(Chillicothe, Ohio): (The Mountain House) c1932.  page advertisement, 11 x 8 1/4 inches, a single sheet folded. Untrimmed. Folded horizontally as if for mailing. Small stain to upper edge, tanning to the paper at the extremities. Dard Hunter watermark on rear page with a decorative motif.
This is a sales advertisement for the book, NOT a copy of the book. Near Fine. Wraps. 
The sixth book from the private press of Dard Hunter, printed in "no more than 200 copies", and priced at $75. 1932 date is derived from the latest review, and the note on rear cover indicating publishing year.
"William Joseph "Dard" Hunter (November 29, 1883 – February 20, 1966) was an American authority on printing, paper, and papermaking, especially by hand, using sixteenth century tools and techniques. He is known for, among other things, the production of two hundred copies of his book Old Papermaking, for which he prepared all aspects: Hunter wrote the text, designed and cast the type, did the typesetting, handmade the paper, and printed and bound the book. A display at the Smithsonian Institution that appeared with his work read, "In the entire history of printing, these are the first books to have been made in their entirety by the labors of one man." He also wrote Papermarking by Hand in America (1950), a similar but even larger undertaking.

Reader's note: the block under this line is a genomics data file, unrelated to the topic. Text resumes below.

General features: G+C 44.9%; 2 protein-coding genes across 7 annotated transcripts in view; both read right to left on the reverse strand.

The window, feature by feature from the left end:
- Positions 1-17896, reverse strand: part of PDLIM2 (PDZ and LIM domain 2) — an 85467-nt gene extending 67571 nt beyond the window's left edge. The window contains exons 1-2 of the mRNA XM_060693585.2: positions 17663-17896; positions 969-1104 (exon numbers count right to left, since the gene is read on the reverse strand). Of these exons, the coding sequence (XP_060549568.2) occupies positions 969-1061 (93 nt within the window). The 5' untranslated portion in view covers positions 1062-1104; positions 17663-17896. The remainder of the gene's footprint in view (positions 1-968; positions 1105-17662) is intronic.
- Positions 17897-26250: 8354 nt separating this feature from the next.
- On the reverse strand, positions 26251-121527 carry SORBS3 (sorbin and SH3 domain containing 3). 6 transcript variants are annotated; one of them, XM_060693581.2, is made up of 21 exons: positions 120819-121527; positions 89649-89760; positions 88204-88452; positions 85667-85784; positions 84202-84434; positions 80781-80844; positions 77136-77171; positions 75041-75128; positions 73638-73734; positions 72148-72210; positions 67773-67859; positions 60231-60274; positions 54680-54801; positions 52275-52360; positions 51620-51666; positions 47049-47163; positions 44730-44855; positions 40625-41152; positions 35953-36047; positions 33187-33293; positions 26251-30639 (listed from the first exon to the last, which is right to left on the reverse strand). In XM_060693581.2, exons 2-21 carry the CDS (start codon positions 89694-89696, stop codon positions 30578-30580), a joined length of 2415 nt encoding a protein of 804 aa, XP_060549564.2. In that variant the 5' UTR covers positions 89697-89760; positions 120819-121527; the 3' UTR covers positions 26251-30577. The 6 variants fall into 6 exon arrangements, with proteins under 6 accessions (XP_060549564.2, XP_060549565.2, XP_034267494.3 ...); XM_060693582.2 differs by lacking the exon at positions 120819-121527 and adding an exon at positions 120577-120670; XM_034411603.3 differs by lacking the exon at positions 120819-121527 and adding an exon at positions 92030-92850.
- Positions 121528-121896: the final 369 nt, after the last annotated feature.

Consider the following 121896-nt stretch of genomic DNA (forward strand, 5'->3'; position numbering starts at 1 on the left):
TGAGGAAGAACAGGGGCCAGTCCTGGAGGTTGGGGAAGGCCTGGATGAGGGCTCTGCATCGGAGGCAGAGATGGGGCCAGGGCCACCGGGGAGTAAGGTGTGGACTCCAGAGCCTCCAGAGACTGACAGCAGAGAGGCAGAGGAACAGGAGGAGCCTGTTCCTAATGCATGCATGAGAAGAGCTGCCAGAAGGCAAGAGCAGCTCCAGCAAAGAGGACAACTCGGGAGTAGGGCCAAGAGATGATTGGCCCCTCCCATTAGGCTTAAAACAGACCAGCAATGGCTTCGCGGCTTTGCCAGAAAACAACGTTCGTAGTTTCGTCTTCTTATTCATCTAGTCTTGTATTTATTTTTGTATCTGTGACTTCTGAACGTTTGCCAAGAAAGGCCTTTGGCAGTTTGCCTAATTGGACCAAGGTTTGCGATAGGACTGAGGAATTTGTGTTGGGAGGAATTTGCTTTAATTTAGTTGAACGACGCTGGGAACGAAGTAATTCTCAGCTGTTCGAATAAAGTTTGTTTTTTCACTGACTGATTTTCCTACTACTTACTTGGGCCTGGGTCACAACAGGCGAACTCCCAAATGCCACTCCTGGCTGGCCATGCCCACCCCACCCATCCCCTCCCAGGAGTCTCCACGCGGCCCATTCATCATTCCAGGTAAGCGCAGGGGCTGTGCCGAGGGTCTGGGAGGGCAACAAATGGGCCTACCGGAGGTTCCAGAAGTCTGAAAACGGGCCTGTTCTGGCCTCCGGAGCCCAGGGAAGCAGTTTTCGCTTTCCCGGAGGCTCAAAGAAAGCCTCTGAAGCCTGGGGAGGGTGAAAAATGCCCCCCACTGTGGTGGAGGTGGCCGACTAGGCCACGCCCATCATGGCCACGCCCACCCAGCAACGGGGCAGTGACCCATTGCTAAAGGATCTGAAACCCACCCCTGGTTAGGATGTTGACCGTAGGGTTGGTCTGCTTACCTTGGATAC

Active in the Arts and Crafts movement, Hunter created and championed many other types of handmade arts and crafts, publishing his own guides, such as Things You Can Make. He experimented with pottery, jewelry, stained glass windows, and furniture. He also founded a correspondence school, the Dard Hunter School of Handicrafts." (Wikipedia)